One Road Project and Many Pains for Ogun Residents

One Road Project and Many Pains for Ogun Residents
By Patrick Aigbokhan
In January 2012 the Governor Ibikunle Amosun administration indicated its resolve to construct a 35-kilometre road including two bridges and three fly-overs to link Sango through Ijoko, Agbado, Oke-Aro, Lambe, Akute, all in Ogun State and some parts of Ojodu, in Lagos.
The contract for the project was awarded to a Chinese company- Chinese Construction & Services Company (CCSC) by the Ogun state government.
The project proper started in late 2013 with mass demolition of structures identified as obstacles to free-flow of traffic. Houses were pulled down, make-shift stalls were brought down and new pathways were carved. At the time residents felt the project would be completed quickly. By June 2014 the fast-pace activity at the constructon site slowed down until it finally ground to a total halt, leaving the locals with only tales of woe.
During the removal of structures that were viewed as obstructions to free-flow of traffic, an aged man whose property along the Agbado-Ijoko road was knocked down, was said to have slumped and died as a result of shock. According to those who know him, construction of the building had cost him his whole life savings.
A source close to the deceased lamented their loss, blaming the state government for insensitivity.
In the course of this investigation it was observed that some residents who do not have alternatives still occupy some of the demolished buildings, thus exposing themselves to danger. Some of the buildings were seen half-standing, with their front views already pulled off. Others had walls still standing in parts of the buildings abut nothing in front.
Some of them admitted their ignorance but said they had no alternative, and will continue putting up with the situation till they find suitable options.
State government aloof
Though the Ogun state government had said that affected home owners with Certificates of Occupancy (C of O) will be compensated, findings show that the reverse is the case.
Speaking through Commissioner for Works and Infrastructure. Adegbite Olamilekan, the state government had disclosed that payment cheques for some owners of some of the demolished structures were ready and even paid to some of them, those that agreed to speak to this reporter said the government had not paid a dime to anyone.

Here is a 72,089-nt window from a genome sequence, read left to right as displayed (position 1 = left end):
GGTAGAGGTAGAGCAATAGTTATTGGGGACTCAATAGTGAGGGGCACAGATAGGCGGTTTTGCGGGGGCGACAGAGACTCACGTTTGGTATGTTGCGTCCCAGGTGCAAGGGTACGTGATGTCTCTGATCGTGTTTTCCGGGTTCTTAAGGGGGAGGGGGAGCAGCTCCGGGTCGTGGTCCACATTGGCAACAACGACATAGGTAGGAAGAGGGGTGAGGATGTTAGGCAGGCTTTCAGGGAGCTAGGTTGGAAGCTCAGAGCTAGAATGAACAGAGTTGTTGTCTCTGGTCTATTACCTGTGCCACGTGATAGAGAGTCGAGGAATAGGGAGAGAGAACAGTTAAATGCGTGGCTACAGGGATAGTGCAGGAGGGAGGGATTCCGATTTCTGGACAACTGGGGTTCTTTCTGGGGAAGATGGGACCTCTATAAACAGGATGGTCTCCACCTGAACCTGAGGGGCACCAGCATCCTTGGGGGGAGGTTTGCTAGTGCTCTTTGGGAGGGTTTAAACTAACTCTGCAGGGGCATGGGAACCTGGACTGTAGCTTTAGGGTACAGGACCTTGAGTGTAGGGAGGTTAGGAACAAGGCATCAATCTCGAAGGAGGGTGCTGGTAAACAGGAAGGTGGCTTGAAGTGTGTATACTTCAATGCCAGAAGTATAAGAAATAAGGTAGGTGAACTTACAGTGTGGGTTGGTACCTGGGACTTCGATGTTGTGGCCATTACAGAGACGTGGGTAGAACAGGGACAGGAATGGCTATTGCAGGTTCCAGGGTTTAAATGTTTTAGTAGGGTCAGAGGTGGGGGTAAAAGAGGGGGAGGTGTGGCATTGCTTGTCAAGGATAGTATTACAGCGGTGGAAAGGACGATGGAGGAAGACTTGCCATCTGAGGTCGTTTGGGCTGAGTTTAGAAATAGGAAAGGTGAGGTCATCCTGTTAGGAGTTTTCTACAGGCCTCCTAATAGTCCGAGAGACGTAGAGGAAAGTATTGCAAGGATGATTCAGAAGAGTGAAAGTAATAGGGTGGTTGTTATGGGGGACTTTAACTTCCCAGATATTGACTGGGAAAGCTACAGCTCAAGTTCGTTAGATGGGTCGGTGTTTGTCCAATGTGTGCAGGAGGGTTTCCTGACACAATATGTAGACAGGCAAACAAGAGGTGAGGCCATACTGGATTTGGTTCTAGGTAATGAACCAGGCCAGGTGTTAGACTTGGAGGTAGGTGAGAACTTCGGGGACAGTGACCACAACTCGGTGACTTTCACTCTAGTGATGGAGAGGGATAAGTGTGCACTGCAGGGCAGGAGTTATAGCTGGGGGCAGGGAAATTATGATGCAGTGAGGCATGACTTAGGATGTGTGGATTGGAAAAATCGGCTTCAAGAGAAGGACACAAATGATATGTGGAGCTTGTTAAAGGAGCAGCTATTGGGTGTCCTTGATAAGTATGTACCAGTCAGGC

In the midst of the claims and counter claims, there are rising incidences of auto crashes on the road involving motorcycles, car owners and commuters. This is due to the very many bad portions. These have resulted to serious maiming and even deaths.
It was learnt for instance, that a woman with barely three month pregnant had miscarriage on a motorcycle  ride which was very bumpy as the motorbike operator tried to manoeuvre the gallops, huge stones and debris on the road.
The victim described her case as ‘a saga that is not worth pondering on’.
“I have decided to let go since ‘the did had been done’ and there is nothing that can be done to bring back the dead baby”, she said.
A fatal auto crash involving a tricycle and a utility truck on a sloppy and badly- damaged part of the road around the Lambe and Giwa axis led to the death of a young fashion designer who until his death resided in Yewande area of Abule Osho town in Ogun state.
The truck was said to have rolled down the sloppy road and in the process, hit the lady who was walking on the pedestrian side of the road.
One of the most dangerous spots is the Olambe and Giwa road axis where three metal slabs were constructed over the temporary drainage. The slabs were at a point separated to create an open gap in between, which turned out to be a danger zone to  users, especially motorcycles and tricycles.
At different points, motorists moving over the slabs would have to consciously move at a slow pace to avoid calamities that could escalate as a result of the open space on the slab.
A tricycle had at one time, fallen into the open space between the slabs with one of its rear tires and was stuck in the space between.
It took the aide of passers-by and other motorists to rescue the tricycle owner and pull the truck with four passengers in it.
The position of the state’s casualty-ridden roads was confirmed by the Federal Road Safety Corps (FRSC)  when it reported that by 2014 no fewer than 234 people had lost their lives in 298 road accidents in Ogun from January to December, 2014.
The record includes cases of the abandoned road  due to controversy, and the period within which the road project was abandoned till date.
Mr Adegoke Adetunji, the state’s Sector Commander of the FRSC, said that 984 people were injured from various accidents during the period.